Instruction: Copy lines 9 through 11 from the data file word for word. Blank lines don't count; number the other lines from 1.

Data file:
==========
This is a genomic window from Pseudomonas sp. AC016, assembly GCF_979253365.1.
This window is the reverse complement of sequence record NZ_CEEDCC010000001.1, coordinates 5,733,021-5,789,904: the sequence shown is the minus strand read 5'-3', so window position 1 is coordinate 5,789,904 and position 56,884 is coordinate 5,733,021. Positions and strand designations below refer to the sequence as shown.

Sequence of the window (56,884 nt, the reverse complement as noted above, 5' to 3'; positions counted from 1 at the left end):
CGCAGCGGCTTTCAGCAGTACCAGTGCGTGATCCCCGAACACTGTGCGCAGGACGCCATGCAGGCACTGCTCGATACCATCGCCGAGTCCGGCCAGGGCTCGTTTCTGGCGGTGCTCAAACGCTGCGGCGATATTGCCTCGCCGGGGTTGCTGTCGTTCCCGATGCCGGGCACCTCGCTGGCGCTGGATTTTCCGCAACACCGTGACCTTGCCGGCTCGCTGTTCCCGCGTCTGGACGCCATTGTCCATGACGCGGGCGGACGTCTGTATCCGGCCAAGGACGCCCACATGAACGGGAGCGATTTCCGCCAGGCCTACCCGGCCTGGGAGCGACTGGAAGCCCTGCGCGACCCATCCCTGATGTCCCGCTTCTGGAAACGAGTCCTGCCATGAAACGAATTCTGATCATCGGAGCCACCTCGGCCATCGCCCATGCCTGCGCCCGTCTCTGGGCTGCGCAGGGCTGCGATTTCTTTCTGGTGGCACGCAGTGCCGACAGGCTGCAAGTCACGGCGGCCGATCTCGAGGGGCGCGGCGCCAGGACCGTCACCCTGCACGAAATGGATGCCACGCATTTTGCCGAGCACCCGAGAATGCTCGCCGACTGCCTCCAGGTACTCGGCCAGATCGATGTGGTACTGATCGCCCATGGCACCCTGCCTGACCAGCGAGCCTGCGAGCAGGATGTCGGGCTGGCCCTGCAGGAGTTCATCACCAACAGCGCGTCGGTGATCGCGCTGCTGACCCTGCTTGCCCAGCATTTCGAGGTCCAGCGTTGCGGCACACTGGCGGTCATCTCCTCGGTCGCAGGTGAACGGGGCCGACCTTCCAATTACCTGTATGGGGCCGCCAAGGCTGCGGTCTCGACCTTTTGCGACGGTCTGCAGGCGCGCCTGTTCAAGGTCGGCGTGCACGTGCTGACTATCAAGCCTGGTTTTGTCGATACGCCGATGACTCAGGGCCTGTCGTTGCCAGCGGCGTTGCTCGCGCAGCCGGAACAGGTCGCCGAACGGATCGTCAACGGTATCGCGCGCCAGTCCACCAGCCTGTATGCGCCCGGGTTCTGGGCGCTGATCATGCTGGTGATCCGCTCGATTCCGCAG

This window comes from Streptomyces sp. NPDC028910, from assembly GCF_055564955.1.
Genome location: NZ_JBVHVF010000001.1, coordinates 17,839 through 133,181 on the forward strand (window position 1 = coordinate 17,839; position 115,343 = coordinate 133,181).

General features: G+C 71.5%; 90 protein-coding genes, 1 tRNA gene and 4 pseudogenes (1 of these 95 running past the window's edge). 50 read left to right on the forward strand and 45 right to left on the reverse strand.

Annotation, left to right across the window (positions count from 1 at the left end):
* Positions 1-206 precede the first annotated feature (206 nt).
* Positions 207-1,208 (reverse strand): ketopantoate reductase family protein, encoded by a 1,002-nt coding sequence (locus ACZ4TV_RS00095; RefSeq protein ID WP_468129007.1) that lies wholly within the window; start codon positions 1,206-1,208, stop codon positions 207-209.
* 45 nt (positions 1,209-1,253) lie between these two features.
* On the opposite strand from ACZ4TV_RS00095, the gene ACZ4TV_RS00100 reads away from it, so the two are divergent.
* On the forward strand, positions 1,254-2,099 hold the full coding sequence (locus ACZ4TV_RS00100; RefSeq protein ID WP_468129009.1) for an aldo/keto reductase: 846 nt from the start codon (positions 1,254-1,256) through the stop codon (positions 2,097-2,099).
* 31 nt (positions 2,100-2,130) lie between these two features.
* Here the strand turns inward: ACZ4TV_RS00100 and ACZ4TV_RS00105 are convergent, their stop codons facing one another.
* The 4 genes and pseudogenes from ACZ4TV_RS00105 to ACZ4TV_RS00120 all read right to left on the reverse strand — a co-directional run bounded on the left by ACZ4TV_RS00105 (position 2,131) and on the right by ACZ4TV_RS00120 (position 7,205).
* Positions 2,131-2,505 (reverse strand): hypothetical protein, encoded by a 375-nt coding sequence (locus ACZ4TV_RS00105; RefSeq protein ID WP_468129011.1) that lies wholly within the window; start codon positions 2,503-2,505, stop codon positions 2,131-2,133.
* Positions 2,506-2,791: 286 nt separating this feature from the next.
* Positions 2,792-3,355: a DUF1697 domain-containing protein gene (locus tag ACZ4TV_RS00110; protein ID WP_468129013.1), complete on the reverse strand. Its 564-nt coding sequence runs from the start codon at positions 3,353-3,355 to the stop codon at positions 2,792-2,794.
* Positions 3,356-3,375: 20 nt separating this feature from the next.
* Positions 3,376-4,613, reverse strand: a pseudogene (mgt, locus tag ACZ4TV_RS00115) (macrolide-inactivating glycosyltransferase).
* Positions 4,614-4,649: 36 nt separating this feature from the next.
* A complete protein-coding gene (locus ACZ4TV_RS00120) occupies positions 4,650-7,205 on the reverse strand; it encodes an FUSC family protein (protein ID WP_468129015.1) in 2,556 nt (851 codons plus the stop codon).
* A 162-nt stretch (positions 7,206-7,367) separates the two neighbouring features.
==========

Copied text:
* Positions 1-206 precede the first annotated feature (206 nt).
* Positions 207-1,208 (reverse strand): ketopantoate reductase family protein, encoded by a 1,002-nt coding sequence (locus ACZ4TV_RS00095; RefSeq protein ID WP_468129007.1) that lies wholly within the window; start codon positions 1,206-1,208, stop codon positions 207-209.
* 45 nt (positions 1,209-1,253) lie between these two features.